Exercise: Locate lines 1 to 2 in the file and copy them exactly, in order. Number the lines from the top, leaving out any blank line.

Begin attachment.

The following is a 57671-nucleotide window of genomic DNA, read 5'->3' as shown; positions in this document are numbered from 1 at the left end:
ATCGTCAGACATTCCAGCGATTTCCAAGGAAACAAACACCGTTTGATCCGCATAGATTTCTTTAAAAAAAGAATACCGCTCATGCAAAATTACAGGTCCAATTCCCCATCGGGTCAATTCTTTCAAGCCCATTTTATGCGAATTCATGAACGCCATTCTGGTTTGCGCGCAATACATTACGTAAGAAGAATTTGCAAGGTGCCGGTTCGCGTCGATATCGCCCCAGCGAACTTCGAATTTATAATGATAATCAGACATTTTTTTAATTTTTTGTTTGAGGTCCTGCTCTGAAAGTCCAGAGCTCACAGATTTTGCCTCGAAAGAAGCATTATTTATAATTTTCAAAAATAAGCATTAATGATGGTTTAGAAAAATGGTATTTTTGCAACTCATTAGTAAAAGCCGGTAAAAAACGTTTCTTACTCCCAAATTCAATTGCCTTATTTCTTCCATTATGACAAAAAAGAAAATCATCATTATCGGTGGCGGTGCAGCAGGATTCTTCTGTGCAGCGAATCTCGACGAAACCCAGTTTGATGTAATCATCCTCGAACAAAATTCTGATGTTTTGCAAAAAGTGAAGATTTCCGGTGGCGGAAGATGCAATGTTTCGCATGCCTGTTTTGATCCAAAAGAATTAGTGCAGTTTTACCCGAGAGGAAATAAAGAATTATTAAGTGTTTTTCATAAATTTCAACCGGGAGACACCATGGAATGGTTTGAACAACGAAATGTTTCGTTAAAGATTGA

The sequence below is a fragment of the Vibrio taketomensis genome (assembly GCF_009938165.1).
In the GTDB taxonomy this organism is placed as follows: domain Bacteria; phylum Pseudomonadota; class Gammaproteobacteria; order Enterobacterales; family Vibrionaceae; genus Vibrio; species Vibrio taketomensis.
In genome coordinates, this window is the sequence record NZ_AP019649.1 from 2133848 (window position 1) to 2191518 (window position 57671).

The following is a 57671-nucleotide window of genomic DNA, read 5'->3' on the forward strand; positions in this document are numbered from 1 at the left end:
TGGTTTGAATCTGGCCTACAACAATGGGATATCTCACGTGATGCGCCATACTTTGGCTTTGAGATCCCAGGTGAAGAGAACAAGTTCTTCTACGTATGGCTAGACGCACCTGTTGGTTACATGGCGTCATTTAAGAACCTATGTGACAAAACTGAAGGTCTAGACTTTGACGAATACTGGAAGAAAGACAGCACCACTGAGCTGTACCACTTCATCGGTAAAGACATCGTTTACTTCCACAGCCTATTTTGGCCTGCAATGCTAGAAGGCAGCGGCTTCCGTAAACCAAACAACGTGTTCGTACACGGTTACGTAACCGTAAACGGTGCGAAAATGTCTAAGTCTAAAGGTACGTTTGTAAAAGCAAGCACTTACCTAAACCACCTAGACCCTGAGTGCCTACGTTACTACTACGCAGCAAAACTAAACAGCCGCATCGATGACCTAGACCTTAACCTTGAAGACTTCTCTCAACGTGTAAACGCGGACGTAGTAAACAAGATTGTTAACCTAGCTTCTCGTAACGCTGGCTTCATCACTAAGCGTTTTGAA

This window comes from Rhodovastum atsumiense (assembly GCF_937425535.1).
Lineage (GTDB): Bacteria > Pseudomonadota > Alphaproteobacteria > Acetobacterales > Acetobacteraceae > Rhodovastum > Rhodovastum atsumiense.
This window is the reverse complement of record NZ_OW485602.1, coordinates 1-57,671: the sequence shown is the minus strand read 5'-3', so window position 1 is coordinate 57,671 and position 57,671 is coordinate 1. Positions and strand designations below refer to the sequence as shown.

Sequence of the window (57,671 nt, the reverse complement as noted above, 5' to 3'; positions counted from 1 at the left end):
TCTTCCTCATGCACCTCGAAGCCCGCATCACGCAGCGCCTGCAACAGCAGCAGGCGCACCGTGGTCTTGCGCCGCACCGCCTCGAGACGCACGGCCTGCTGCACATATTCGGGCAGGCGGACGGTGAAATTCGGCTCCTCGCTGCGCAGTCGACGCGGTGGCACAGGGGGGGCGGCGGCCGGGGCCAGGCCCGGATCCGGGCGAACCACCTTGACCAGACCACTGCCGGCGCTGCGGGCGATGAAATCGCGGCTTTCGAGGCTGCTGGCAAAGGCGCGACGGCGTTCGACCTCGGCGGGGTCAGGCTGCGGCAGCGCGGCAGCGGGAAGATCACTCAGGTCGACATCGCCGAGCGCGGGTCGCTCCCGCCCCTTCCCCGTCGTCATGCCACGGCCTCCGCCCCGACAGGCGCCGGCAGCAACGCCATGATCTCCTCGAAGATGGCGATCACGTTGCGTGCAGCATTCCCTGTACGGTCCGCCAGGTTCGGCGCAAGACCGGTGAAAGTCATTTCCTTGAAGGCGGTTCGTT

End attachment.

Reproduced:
The following is a 57671-nucleotide window of genomic DNA, read 5'->3' as shown; positions in this document are numbered from 1 at the left end:
ATCGTCAGACATTCCAGCGATTTCCAAGGAAACAAACACCGTTTGATCCGCATAGATTTCTTTAAAAAAAGAATACCGCTCATGCAAAATTACAGGTCCAATTCCCCATCGGGTCAATTCTTTCAAGCCCATTTTATGCGAATTCATGAACGCCATTCTGGTTTGCGCGCAATACATTACGTAAGAAGAATTTGCAAGGTGCCGGTTCGCGTCGATATCGCCCCAGCGAACTTCGAATTTATAATGATAATCAGACATTTTTTTAATTTTTTGTTTGAGGTCCTGCTCTGAAAGTCCAGAGCTCACAGATTTTGCCTCGAAAGAAGCATTATTTATAATTTTCAAAAATAAGCATTAATGATGGTTTAGAAAAATGGTATTTTTGCAACTCATTAGTAAAAGCCGGTAAAAAACGTTTCTTACTCCCAAATTCAATTGCCTTATTTCTTCCATTATGACAAAAAAGAAAATCATCATTATCGGTGGCGGTGCAGCAGGATTCTTCTGTGCAGCGAATCTCGACGAAACCCAGTTTGATGTAATCATCCTCGAACAAAATTCTGATGTTTTGCAAAAAGTGAAGATTTCCGGTGGCGGAAGATGCAATGTTTCGCATGCCTGTTTTGATCCAAAAGAATTAGTGCAGTTTTACCCGAGAGGAAATAAAGAATTATTAAGTGTTTTTCATAAATTTCAACCGGGAGACACCATGGAATGGTTTGAACAACGAAATGTTTCGTTAAAGATTGA